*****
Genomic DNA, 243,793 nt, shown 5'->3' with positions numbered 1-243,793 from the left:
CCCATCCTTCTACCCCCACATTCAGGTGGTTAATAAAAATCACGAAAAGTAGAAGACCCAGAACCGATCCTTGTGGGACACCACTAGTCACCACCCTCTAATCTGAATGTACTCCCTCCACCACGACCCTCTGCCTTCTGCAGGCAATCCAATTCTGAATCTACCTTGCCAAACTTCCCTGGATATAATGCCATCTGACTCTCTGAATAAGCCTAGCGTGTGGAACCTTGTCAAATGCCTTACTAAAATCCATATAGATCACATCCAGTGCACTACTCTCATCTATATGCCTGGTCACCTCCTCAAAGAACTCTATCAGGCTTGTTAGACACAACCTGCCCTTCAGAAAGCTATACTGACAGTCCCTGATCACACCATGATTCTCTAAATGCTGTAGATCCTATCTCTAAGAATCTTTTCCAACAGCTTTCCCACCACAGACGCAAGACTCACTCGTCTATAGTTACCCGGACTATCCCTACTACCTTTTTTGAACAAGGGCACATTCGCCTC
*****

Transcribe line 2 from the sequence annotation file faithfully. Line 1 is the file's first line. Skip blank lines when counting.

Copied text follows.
CCCATCCTTCTACCCCCACATTCAGGTGGTTAATAAAAATCACGAAAAGTAGAAGACCCAGAACCGATCCTTGTGGGACACCACTAGTCACCACCCTCTAATCTGAATGTACTCCCTCCACCACGACCCTCTGCCTTCTGCAGGCAATCCAATTCTGAATCTACCTTGCCAAACTTCCCTGGATATAATGCCATCTGACTCTCTGAATAAGCCTAGCGTGTGGAACCTTGTCAAATGCCTTACTAAAATCCATATAGATCACATCCAGTGCACTACTCTCATCTATATGCCTGGTCACCTCCTCAAAGAACTCTATCAGGCTTGTTAGACACAACCTGCCCTTCAGAAAGCTATACTGACAGTCCCTGATCACACCATGATTCTCTAAATGCTGTAGATCCTATCTCTAAGAATCTTTTCCAACAGCTTTCCCACCACAGACGCAAGACTCACTCGTCTATAGTTACCCGGACTATCCCTACTACCTTTTTTGAACAAGGGCACATTCGCCTC